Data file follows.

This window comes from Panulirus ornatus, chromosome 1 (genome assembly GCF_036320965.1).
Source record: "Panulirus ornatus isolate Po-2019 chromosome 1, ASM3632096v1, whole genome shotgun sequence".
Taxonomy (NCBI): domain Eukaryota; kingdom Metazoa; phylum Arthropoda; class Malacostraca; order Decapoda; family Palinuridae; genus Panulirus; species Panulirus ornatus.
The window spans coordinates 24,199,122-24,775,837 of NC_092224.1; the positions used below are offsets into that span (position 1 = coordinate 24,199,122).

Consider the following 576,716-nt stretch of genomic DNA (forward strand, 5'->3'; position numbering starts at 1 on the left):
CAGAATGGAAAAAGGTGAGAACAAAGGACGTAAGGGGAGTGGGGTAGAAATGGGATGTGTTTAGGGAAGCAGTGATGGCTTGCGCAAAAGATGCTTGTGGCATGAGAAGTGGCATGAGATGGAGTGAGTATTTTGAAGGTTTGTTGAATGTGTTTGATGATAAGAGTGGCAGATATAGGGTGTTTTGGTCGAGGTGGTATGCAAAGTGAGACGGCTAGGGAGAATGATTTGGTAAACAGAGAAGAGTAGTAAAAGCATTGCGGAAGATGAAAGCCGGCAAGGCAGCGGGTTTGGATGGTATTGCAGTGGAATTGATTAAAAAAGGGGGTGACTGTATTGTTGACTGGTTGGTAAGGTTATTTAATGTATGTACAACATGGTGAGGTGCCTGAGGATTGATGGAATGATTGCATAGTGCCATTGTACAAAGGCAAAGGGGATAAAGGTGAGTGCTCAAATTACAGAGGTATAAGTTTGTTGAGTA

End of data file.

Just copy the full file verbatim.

This window comes from Panulirus ornatus, chromosome 1 (genome assembly GCF_036320965.1).
Source record: "Panulirus ornatus isolate Po-2019 chromosome 1, ASM3632096v1, whole genome shotgun sequence".
Taxonomy (NCBI): domain Eukaryota; kingdom Metazoa; phylum Arthropoda; class Malacostraca; order Decapoda; family Palinuridae; genus Panulirus; species Panulirus ornatus.
The window spans coordinates 24,199,122-24,775,837 of NC_092224.1; the positions used below are offsets into that span (position 1 = coordinate 24,199,122).

Consider the following 576,716-nt stretch of genomic DNA (forward strand, 5'->3'; position numbering starts at 1 on the left):
CAGAATGGAAAAAGGTGAGAACAAAGGACGTAAGGGGAGTGGGGTAGAAATGGGATGTGTTTAGGGAAGCAGTGATGGCTTGCGCAAAAGATGCTTGTGGCATGAGAAGTGGCATGAGATGGAGTGAGTATTTTGAAGGTTTGTTGAATGTGTTTGATGATAAGAGTGGCAGATATAGGGTGTTTTGGTCGAGGTGGTATGCAAAGTGAGACGGCTAGGGAGAATGATTTGGTAAACAGAGAAGAGTAGTAAAAGCATTGCGGAAGATGAAAGCCGGCAAGGCAGCGGGTTTGGATGGTATTGCAGTGGAATTGATTAAAAAAGGGGGTGACTGTATTGTTGACTGGTTGGTAAGGTTATTTAATGTATGTACAACATGGTGAGGTGCCTGAGGATTGATGGAATGATTGCATAGTGCCATTGTACAAAGGCAAAGGGGATAAAGGTGAGTGCTCAAATTACAGAGGTATAAGTTTGTTGAGTA